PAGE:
Click here for previous analysis of how inflation may affect the housing market.
Click here for an explanation of how one can monitor fuel (and other commodity) prices to get an indication of the direction of inflation and the health of the economy.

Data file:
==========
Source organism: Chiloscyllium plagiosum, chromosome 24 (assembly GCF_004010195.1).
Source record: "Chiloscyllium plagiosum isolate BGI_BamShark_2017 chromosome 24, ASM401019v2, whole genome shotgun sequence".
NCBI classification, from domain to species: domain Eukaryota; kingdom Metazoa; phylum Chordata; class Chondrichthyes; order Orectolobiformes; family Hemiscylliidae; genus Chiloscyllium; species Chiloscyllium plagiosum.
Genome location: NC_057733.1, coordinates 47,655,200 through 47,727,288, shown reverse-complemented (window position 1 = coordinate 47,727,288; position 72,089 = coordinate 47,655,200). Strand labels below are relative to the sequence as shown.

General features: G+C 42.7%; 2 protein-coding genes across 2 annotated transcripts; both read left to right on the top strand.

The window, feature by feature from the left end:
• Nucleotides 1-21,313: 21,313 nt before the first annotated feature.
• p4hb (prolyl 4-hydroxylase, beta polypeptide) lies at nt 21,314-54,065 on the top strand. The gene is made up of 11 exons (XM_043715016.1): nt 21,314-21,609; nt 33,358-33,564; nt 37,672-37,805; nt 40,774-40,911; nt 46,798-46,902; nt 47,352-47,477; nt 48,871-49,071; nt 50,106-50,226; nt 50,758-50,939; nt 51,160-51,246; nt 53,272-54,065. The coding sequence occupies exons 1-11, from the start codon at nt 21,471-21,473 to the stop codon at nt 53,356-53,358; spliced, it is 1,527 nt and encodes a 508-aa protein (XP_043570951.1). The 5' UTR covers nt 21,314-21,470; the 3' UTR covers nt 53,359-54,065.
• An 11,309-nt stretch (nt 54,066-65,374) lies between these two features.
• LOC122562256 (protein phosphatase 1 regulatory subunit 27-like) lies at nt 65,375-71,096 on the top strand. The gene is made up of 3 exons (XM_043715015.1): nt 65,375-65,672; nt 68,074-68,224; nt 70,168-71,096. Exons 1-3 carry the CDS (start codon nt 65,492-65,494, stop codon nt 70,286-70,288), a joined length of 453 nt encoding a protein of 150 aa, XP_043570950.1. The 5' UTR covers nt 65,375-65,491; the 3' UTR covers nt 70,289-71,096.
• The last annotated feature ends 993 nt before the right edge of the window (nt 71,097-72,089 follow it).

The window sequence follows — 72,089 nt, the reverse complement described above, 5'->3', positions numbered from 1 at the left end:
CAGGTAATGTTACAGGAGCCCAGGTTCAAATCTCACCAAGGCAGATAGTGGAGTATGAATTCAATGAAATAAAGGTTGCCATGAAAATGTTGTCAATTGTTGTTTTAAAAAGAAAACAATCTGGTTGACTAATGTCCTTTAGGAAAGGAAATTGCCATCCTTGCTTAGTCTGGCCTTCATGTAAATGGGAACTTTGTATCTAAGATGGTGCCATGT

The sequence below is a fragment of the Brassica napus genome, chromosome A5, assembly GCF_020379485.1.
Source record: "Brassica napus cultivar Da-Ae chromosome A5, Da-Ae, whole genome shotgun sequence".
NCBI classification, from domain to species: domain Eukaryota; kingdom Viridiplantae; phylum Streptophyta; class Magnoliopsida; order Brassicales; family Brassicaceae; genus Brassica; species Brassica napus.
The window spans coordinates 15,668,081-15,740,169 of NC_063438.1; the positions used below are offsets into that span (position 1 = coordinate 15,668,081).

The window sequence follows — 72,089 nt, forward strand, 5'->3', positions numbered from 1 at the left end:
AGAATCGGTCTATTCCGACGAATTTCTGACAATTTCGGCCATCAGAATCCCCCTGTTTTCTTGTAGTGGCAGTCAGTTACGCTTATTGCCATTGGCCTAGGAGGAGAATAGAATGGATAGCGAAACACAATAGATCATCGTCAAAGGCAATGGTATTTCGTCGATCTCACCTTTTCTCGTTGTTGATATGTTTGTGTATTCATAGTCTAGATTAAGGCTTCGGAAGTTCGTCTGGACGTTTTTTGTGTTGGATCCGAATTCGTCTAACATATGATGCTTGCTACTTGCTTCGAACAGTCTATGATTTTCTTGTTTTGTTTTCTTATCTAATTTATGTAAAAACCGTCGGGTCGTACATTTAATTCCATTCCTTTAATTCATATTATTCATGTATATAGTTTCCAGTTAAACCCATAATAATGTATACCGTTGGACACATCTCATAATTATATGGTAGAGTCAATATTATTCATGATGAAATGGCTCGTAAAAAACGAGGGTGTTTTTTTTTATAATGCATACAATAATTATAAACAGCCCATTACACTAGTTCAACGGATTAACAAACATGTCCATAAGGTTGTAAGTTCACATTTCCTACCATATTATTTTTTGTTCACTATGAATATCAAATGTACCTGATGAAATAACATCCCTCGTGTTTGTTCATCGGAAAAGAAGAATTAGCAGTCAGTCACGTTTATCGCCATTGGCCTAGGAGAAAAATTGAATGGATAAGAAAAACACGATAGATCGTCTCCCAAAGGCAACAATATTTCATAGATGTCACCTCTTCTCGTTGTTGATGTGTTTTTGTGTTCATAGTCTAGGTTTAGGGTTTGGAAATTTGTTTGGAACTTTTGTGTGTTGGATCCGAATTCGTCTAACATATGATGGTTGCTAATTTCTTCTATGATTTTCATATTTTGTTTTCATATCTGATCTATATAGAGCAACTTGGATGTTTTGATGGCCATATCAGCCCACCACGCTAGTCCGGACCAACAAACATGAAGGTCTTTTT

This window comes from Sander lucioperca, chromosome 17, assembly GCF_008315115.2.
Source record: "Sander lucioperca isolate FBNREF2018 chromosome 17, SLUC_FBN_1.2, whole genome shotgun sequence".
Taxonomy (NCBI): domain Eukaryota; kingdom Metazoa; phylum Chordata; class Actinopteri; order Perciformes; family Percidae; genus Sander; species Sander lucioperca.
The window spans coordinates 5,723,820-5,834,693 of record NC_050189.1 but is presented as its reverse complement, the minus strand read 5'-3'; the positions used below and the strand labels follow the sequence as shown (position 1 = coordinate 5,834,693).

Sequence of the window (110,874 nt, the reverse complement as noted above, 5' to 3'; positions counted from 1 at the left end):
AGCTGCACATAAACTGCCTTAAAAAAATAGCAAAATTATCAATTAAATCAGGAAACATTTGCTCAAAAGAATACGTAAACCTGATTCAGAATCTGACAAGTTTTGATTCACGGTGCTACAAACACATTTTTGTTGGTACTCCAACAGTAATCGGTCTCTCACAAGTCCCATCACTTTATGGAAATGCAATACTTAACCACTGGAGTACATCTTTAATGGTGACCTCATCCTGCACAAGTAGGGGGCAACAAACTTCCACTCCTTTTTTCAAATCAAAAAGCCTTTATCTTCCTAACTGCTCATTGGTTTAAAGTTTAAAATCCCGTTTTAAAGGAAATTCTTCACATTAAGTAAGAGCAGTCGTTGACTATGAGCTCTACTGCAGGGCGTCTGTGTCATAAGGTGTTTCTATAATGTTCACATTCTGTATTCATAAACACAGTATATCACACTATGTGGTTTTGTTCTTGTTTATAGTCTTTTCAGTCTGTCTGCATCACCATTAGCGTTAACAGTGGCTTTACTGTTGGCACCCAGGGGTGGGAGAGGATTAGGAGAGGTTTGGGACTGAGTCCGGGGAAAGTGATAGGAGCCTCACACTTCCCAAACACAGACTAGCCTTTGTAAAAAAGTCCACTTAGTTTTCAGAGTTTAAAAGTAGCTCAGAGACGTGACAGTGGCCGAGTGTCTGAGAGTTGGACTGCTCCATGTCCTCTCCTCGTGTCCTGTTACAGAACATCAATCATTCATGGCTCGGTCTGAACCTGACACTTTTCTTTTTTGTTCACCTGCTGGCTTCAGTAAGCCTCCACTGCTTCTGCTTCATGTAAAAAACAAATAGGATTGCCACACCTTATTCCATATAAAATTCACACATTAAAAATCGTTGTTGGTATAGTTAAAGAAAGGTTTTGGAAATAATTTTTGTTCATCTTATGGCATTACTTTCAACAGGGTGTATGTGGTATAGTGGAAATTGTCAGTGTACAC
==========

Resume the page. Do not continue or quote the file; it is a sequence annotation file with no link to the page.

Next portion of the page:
On May 7th, 2012, I wrote (quoting CNBC) that fuel prices were in "free fall." Since that post, gasoline prices have fallen roughly 75 cents a gallon in Central Pennsylvania. But today gasoline prices appear to be spiking again, with a 12 or 13 cent a gallon jump appearing at certain stations overnight. If the "free fall" has stopped, and if prices return to $4.00 (or more) per gallon, the effect on the economy and the real estate market will be even more devastating than the impact we have seen thus far.